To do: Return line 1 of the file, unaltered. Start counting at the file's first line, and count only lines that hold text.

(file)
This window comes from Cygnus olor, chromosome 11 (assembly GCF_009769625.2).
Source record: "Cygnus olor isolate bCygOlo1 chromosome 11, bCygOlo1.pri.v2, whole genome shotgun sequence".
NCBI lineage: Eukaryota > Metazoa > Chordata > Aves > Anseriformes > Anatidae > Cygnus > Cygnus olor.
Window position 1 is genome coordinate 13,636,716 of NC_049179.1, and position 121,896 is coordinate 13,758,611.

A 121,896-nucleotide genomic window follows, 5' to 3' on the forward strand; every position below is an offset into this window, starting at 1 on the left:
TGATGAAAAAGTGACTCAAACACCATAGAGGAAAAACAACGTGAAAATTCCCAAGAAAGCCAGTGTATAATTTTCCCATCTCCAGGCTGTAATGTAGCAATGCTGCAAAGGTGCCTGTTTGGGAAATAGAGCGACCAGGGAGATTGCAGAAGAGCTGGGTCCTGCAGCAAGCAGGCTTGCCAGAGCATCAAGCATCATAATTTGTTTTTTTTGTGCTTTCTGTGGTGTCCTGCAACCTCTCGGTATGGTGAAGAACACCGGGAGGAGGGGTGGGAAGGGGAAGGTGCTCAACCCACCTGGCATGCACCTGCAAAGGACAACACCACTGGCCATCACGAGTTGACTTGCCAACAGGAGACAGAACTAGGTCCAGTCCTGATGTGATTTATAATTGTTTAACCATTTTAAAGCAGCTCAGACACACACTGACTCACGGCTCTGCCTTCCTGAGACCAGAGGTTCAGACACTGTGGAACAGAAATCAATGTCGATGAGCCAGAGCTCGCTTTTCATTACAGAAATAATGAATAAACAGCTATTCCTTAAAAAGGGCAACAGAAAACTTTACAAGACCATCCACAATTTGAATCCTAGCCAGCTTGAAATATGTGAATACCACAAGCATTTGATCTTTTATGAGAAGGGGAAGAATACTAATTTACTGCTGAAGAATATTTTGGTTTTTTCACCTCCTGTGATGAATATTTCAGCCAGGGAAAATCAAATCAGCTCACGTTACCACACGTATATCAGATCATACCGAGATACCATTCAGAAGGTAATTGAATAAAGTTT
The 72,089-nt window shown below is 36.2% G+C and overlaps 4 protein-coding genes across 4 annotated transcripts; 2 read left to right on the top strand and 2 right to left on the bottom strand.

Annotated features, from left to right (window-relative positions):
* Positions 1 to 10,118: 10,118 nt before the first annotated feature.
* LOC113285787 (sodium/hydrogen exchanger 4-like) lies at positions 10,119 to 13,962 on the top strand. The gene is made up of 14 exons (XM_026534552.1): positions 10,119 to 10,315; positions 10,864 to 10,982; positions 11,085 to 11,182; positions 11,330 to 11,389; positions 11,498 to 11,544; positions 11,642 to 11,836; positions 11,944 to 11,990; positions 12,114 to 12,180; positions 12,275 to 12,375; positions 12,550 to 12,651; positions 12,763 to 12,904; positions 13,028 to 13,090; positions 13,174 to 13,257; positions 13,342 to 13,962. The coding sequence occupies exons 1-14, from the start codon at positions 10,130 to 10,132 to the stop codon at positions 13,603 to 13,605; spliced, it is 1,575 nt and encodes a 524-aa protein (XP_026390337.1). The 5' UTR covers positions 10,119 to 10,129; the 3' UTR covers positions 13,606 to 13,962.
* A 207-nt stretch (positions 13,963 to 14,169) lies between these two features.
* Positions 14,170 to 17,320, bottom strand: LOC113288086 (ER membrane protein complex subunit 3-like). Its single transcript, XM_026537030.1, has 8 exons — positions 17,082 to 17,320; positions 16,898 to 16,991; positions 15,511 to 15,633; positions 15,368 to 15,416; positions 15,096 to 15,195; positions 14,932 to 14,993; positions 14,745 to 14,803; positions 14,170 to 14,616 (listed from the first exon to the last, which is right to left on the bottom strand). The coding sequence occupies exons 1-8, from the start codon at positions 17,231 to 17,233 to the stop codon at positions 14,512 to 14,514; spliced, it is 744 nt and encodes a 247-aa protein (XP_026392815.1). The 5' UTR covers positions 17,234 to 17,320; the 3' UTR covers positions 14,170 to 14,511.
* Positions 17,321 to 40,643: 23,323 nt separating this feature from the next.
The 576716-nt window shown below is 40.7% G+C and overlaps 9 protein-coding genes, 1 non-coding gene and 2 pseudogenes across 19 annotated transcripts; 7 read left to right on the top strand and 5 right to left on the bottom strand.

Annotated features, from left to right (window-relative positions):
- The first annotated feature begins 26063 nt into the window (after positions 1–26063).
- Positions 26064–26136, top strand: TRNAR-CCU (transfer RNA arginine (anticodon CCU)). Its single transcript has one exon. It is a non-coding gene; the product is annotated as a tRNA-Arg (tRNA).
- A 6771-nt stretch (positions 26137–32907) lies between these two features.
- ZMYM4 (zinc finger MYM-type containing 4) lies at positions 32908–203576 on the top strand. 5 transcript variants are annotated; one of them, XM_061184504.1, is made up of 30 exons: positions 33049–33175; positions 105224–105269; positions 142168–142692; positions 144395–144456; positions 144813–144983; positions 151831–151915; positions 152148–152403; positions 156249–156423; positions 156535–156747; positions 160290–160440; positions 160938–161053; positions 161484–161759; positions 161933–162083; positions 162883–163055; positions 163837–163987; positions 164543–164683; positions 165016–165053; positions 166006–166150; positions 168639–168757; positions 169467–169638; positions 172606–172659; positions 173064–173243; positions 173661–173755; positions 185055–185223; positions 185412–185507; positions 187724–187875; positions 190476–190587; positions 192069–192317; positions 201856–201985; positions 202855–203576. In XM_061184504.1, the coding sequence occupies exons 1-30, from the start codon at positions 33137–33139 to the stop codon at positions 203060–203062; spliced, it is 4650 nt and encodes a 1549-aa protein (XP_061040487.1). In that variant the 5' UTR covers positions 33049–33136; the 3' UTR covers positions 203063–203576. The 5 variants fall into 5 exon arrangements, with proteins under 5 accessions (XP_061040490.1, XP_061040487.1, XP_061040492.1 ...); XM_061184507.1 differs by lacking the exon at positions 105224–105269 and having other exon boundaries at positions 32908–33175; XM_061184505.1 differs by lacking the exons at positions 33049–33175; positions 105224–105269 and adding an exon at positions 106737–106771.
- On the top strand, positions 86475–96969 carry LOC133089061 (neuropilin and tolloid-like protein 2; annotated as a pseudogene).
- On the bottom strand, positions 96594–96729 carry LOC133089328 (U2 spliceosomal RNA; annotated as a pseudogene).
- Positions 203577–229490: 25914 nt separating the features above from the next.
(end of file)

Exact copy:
This window comes from Cygnus olor, chromosome 11 (assembly GCF_009769625.2).